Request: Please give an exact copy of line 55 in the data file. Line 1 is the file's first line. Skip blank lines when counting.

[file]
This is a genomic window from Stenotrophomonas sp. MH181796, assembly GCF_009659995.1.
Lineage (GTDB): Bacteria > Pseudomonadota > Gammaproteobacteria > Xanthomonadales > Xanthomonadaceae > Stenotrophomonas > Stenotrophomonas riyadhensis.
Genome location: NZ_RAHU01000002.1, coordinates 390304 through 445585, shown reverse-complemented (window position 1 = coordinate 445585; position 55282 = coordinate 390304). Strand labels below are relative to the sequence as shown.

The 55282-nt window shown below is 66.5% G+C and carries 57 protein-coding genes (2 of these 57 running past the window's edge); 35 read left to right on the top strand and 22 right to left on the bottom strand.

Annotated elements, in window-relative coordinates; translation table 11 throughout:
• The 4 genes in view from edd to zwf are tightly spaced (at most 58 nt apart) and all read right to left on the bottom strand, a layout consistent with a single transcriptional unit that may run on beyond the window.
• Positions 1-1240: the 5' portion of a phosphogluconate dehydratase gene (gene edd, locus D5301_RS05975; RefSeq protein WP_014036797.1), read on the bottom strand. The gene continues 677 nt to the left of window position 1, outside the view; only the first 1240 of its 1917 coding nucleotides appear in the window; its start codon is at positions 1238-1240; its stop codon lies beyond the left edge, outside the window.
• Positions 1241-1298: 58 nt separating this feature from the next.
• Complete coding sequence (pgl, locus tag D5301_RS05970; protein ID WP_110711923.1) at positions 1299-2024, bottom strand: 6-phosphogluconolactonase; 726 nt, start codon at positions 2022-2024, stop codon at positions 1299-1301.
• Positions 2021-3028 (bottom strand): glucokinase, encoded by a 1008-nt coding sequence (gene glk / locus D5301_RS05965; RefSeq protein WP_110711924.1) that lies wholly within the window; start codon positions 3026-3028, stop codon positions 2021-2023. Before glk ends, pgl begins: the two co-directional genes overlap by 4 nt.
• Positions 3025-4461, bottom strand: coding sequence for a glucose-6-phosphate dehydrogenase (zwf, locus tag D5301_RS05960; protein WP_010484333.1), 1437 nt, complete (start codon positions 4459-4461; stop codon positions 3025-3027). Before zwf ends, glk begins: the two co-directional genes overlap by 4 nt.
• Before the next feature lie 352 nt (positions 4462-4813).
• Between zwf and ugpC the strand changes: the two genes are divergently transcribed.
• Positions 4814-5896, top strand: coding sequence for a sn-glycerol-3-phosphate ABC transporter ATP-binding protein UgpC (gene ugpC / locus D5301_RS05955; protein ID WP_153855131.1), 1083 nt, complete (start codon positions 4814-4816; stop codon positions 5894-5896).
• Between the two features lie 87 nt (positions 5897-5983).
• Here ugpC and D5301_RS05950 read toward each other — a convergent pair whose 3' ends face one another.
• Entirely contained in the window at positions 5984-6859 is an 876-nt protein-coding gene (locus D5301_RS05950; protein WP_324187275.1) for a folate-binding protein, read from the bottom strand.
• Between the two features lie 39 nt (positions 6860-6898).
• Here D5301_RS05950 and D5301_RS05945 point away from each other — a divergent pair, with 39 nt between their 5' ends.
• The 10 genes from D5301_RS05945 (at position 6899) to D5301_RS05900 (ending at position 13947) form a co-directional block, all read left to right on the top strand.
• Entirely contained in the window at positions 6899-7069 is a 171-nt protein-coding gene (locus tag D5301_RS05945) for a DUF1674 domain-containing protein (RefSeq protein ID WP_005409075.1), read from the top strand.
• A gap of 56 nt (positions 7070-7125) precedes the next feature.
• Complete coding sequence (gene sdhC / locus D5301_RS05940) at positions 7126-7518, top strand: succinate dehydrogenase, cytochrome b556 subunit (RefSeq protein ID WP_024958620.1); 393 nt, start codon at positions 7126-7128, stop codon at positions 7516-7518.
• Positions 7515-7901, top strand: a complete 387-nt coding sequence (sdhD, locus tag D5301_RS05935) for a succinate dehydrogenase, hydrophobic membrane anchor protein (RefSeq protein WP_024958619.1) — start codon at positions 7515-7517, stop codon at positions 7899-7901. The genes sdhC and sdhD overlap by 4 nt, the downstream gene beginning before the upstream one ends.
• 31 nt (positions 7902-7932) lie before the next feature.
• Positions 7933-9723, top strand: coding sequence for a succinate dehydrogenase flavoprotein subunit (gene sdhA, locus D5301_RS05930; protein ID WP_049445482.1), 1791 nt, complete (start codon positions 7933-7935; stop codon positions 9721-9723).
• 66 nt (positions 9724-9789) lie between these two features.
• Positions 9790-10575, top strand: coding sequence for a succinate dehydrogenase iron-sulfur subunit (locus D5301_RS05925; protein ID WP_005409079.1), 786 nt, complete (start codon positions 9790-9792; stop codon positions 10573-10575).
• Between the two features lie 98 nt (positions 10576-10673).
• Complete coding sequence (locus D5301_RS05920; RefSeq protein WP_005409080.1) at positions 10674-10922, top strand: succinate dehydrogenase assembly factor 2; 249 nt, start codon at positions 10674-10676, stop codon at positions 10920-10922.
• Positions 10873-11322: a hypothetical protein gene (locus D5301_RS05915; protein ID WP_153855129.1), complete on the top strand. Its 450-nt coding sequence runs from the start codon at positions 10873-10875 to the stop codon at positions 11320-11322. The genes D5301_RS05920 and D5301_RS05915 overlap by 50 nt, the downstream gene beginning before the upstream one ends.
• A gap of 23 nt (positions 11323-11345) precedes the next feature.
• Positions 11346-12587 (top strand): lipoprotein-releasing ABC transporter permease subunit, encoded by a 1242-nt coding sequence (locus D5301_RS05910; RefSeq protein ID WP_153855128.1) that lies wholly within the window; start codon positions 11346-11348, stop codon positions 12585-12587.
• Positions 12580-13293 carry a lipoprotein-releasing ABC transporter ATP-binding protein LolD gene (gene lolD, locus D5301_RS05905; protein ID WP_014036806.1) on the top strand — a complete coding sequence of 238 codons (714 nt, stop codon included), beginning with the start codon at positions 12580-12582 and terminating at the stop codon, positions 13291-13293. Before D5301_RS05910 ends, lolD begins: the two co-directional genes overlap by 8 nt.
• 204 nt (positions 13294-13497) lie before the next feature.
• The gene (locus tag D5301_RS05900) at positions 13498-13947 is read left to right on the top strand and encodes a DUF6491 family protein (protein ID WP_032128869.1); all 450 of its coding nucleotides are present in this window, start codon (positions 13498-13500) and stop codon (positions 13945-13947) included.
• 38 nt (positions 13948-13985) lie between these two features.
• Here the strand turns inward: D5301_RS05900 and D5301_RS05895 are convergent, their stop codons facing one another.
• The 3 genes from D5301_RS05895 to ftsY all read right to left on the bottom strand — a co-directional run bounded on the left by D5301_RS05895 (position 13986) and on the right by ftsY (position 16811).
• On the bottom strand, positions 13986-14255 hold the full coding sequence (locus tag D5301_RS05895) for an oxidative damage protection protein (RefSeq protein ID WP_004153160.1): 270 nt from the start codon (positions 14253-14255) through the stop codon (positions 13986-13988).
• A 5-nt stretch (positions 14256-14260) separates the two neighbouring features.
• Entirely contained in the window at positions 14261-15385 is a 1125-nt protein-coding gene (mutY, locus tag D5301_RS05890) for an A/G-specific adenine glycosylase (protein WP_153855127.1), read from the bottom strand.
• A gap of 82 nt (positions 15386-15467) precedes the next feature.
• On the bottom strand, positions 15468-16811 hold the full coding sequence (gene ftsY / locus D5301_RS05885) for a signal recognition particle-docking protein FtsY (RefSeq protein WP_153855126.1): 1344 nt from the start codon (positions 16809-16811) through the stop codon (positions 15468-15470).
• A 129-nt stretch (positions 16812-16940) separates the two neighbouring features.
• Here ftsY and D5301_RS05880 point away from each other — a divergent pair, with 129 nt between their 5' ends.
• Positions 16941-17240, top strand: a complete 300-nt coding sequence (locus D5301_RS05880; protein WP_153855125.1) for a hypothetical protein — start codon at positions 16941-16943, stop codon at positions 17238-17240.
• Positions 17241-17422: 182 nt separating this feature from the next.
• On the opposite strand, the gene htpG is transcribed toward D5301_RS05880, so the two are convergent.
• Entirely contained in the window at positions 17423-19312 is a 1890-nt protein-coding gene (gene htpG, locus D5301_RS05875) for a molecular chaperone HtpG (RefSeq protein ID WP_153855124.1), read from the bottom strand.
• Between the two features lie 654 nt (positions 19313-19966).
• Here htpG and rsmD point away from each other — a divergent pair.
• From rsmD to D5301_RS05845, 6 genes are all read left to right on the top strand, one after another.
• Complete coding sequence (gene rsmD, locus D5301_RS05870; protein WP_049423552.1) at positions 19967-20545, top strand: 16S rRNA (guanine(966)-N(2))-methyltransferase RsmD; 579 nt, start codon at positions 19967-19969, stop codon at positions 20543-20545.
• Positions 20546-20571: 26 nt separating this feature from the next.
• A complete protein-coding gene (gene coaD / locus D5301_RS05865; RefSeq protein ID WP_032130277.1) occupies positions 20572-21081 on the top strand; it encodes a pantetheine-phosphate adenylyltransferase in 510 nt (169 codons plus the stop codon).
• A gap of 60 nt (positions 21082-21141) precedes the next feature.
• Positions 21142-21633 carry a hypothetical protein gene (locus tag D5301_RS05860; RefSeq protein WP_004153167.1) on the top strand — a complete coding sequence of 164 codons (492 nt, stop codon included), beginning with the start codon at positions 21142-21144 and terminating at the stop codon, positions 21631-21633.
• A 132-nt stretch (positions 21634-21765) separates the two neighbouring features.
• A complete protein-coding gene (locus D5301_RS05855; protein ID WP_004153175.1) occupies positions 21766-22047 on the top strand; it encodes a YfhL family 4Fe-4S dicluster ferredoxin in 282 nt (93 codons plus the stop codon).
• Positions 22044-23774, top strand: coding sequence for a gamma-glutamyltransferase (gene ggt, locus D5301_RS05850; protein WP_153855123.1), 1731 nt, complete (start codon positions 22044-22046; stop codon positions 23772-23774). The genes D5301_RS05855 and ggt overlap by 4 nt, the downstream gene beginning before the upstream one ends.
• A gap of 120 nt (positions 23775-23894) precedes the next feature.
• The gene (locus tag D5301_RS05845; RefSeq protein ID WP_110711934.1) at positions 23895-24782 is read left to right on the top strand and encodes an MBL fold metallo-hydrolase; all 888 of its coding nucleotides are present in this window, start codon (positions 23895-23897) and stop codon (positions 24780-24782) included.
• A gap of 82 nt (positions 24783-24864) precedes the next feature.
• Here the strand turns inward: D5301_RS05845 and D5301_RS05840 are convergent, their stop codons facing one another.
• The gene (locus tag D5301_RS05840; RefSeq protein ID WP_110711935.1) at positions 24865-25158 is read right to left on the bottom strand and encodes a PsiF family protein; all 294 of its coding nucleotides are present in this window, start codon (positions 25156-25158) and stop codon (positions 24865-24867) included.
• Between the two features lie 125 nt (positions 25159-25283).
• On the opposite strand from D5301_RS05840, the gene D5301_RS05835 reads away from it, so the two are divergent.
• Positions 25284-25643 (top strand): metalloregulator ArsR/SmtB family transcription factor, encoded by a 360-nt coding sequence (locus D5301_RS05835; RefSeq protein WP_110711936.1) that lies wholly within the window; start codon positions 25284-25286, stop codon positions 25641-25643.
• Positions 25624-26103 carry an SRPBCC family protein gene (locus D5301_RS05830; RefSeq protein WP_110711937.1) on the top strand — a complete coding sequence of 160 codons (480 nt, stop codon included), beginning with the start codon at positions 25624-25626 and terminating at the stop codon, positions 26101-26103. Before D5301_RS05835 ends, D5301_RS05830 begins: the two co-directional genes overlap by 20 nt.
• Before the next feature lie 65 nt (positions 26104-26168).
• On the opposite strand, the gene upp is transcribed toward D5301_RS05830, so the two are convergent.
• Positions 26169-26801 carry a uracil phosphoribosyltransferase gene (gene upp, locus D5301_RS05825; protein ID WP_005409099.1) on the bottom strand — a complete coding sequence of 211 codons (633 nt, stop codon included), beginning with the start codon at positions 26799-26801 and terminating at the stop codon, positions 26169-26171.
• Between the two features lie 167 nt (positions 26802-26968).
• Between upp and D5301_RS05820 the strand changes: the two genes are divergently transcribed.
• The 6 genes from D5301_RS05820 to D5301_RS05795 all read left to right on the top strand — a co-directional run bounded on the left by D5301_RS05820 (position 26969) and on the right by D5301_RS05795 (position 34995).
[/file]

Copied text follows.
• Positions 20546-20571: 26 nt separating this feature from the next.